Party in the Hills
You could sit in the kitchen and stuff yourself with good food--nearly everyone had brought a dish. You could sit in the parlor in front of Richard's magnificent woodstove, surrounded by naked women--figureheads, sculptures, pen-and-ink sketches--if you didn't mind sharing with a Great Dane. You could dance on the deck to the bluesy rock band. You could wander through the showroom and admire the antique stoves. You could grab a beer and sit around the fire pit. Or watch the fire dancers perform. Or listen to the swing band out by the dragon's lair. Or tour the stone pathways looking at all the jack o'lanterns guests had brought. Or just sit by the pond and stare up at the harvest moon.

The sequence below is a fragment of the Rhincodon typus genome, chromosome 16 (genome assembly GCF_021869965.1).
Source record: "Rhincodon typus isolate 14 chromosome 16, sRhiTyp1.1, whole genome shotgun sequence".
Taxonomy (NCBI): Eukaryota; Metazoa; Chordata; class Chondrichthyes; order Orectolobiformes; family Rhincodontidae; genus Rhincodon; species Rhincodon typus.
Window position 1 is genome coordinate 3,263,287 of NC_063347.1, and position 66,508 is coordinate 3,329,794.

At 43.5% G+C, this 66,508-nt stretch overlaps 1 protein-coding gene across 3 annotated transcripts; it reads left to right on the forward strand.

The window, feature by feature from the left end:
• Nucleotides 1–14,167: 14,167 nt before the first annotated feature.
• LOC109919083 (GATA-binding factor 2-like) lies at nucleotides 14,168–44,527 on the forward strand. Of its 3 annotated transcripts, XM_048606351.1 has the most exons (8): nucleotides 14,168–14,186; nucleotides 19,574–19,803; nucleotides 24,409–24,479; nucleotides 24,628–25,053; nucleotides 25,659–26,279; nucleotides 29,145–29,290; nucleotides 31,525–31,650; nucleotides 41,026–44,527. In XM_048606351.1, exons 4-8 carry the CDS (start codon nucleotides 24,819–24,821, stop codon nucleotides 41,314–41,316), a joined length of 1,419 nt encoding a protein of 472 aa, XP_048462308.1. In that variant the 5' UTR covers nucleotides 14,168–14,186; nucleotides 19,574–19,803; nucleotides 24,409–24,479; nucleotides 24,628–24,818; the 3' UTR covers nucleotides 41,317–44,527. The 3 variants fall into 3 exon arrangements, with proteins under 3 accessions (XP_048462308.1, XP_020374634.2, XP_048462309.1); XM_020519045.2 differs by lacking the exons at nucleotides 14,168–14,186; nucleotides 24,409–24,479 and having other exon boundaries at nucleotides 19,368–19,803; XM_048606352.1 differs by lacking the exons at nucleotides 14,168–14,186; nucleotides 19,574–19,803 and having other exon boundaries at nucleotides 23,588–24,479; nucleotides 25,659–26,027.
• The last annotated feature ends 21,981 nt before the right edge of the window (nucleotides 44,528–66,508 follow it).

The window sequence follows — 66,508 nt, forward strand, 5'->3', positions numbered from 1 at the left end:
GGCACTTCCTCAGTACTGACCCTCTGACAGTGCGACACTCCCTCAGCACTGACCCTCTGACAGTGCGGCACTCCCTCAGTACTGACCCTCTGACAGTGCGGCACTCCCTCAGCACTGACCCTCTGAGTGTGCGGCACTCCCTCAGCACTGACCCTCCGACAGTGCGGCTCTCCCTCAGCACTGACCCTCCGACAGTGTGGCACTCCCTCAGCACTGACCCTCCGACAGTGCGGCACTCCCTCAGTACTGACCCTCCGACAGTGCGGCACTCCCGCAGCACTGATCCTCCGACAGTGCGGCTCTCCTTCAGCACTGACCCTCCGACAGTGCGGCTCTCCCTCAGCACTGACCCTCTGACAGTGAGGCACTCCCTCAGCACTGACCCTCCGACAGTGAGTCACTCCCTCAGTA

Plenty of people remember the Sixties. We look back on the era of peace and love with fond nostalgia from our vantage point as corporate successes or failures, frustrated housewives, disappointed dreamers. A few people never lost the vibe, and still managed to make good. Richard Richardson is one of those people.